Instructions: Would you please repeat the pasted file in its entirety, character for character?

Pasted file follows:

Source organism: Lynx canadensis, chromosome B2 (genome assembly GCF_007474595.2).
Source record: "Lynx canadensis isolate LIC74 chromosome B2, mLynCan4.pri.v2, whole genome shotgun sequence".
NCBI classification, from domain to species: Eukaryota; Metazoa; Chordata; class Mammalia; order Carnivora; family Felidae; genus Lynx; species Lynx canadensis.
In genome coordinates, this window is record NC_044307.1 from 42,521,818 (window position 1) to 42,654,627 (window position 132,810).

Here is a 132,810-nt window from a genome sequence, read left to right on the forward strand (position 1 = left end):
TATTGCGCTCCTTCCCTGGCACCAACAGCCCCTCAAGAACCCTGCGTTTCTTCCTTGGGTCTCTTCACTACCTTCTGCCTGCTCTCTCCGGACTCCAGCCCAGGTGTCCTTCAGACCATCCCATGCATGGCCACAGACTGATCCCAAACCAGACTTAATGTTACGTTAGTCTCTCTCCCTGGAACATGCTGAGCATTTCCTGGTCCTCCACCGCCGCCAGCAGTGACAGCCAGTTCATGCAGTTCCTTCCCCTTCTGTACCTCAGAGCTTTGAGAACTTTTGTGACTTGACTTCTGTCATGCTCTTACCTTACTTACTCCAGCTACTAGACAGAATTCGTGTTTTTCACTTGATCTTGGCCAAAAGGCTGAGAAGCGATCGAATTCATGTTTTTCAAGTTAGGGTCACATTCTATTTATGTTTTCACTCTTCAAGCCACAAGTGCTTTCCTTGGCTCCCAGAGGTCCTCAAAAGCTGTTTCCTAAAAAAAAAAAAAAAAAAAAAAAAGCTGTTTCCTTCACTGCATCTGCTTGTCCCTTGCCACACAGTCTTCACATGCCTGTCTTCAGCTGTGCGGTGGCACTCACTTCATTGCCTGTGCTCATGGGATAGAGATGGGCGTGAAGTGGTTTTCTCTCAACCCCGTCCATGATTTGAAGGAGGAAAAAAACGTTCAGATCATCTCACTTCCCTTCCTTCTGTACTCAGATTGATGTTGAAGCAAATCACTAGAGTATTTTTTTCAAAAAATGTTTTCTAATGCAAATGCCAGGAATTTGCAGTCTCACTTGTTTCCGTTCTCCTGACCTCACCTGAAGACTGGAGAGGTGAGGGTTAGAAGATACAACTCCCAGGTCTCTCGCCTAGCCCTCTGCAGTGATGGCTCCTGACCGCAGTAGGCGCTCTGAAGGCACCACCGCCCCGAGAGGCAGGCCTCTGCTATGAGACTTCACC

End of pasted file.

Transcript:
Source organism: Lynx canadensis, chromosome B2 (genome assembly GCF_007474595.2).
Source record: "Lynx canadensis isolate LIC74 chromosome B2, mLynCan4.pri.v2, whole genome shotgun sequence".
NCBI classification, from domain to species: Eukaryota; Metazoa; Chordata; class Mammalia; order Carnivora; family Felidae; genus Lynx; species Lynx canadensis.
In genome coordinates, this window is record NC_044307.1 from 42,521,818 (window position 1) to 42,654,627 (window position 132,810).

Here is a 132,810-nt window from a genome sequence, read left to right on the forward strand (position 1 = left end):
TATTGCGCTCCTTCCCTGGCACCAACAGCCCCTCAAGAACCCTGCGTTTCTTCCTTGGGTCTCTTCACTACCTTCTGCCTGCTCTCTCCGGACTCCAGCCCAGGTGTCCTTCAGACCATCCCATGCATGGCCACAGACTGATCCCAAACCAGACTTAATGTTACGTTAGTCTCTCTCCCTGGAACATGCTGAGCATTTCCTGGTCCTCCACCGCCGCCAGCAGTGACAGCCAGTTCATGCAGTTCCTTCCCCTTCTGTACCTCAGAGCTTTGAGAACTTTTGTGACTTGACTTCTGTCATGCTCTTACCTTACTTACTCCAGCTACTAGACAGAATTCGTGTTTTTCACTTGATCTTGGCCAAAAGGCTGAGAAGCGATCGAATTCATGTTTTTCAAGTTAGGGTCACATTCTATTTATGTTTTCACTCTTCAAGCCACAAGTGCTTTCCTTGGCTCCCAGAGGTCCTCAAAAGCTGTTTCCTAAAAAAAAAAAAAAAAAAAAAAAAGCTGTTTCCTTCACTGCATCTGCTTGTCCCTTGCCACACAGTCTTCACATGCCTGTCTTCAGCTGTGCGGTGGCACTCACTTCATTGCCTGTGCTCATGGGATAGAGATGGGCGTGAAGTGGTTTTCTCTCAACCCCGTCCATGATTTGAAGGAGGAAAAAAACGTTCAGATCATCTCACTTCCCTTCCTTCTGTACTCAGATTGATGTTGAAGCAAATCACTAGAGTATTTTTTTCAAAAAATGTTTTCTAATGCAAATGCCAGGAATTTGCAGTCTCACTTGTTTCCGTTCTCCTGACCTCACCTGAAGACTGGAGAGGTGAGGGTTAGAAGATACAACTCCCAGGTCTCTCGCCTAGCCCTCTGCAGTGATGGCTCCTGACCGCAGTAGGCGCTCTGAAGGCACCACCGCCCCGAGAGGCAGGCCTCTGCTATGAGACTTCACC